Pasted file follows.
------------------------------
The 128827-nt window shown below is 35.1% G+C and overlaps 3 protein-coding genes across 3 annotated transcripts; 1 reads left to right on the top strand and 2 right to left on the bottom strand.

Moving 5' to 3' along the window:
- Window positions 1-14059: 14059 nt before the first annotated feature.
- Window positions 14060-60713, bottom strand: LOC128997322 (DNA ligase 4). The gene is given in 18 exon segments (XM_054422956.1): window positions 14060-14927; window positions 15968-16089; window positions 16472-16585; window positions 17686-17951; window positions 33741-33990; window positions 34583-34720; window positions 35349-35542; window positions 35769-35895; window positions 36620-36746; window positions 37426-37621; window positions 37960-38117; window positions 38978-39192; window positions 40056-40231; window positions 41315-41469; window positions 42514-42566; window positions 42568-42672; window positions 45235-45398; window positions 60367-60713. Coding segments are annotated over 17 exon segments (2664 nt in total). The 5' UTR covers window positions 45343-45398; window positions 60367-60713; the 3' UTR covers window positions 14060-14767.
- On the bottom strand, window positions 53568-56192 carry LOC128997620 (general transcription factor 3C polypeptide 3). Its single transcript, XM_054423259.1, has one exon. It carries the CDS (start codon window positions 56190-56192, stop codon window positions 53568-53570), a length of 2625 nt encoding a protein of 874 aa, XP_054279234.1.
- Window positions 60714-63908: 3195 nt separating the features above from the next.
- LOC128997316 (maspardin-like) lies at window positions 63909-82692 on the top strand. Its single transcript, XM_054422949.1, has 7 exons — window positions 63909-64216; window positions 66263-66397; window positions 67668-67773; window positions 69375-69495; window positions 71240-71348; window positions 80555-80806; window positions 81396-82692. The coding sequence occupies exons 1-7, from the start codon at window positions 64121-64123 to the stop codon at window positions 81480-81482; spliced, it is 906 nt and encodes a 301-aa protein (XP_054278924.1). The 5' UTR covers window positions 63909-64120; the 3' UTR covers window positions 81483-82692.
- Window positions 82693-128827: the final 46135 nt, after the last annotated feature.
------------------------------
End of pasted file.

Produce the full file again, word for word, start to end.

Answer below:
The 128827-nt window shown below is 35.1% G+C and overlaps 3 protein-coding genes across 3 annotated transcripts; 1 reads left to right on the top strand and 2 right to left on the bottom strand.

Moving 5' to 3' along the window:
- Window positions 1-14059: 14059 nt before the first annotated feature.
- Window positions 14060-60713, bottom strand: LOC128997322 (DNA ligase 4). The gene is given in 18 exon segments (XM_054422956.1): window positions 14060-14927; window positions 15968-16089; window positions 16472-16585; window positions 17686-17951; window positions 33741-33990; window positions 34583-34720; window positions 35349-35542; window positions 35769-35895; window positions 36620-36746; window positions 37426-37621; window positions 37960-38117; window positions 38978-39192; window positions 40056-40231; window positions 41315-41469; window positions 42514-42566; window positions 42568-42672; window positions 45235-45398; window positions 60367-60713. Coding segments are annotated over 17 exon segments (2664 nt in total). The 5' UTR covers window positions 45343-45398; window positions 60367-60713; the 3' UTR covers window positions 14060-14767.
- On the bottom strand, window positions 53568-56192 carry LOC128997620 (general transcription factor 3C polypeptide 3). Its single transcript, XM_054423259.1, has one exon. It carries the CDS (start codon window positions 56190-56192, stop codon window positions 53568-53570), a length of 2625 nt encoding a protein of 874 aa, XP_054279234.1.
- Window positions 60714-63908: 3195 nt separating the features above from the next.
- LOC128997316 (maspardin-like) lies at window positions 63909-82692 on the top strand. Its single transcript, XM_054422949.1, has 7 exons — window positions 63909-64216; window positions 66263-66397; window positions 67668-67773; window positions 69375-69495; window positions 71240-71348; window positions 80555-80806; window positions 81396-82692. The coding sequence occupies exons 1-7, from the start codon at window positions 64121-64123 to the stop codon at window positions 81480-81482; spliced, it is 906 nt and encodes a 301-aa protein (XP_054278924.1). The 5' UTR covers window positions 63909-64120; the 3' UTR covers window positions 81483-82692.
- Window positions 82693-128827: the final 46135 nt, after the last annotated feature.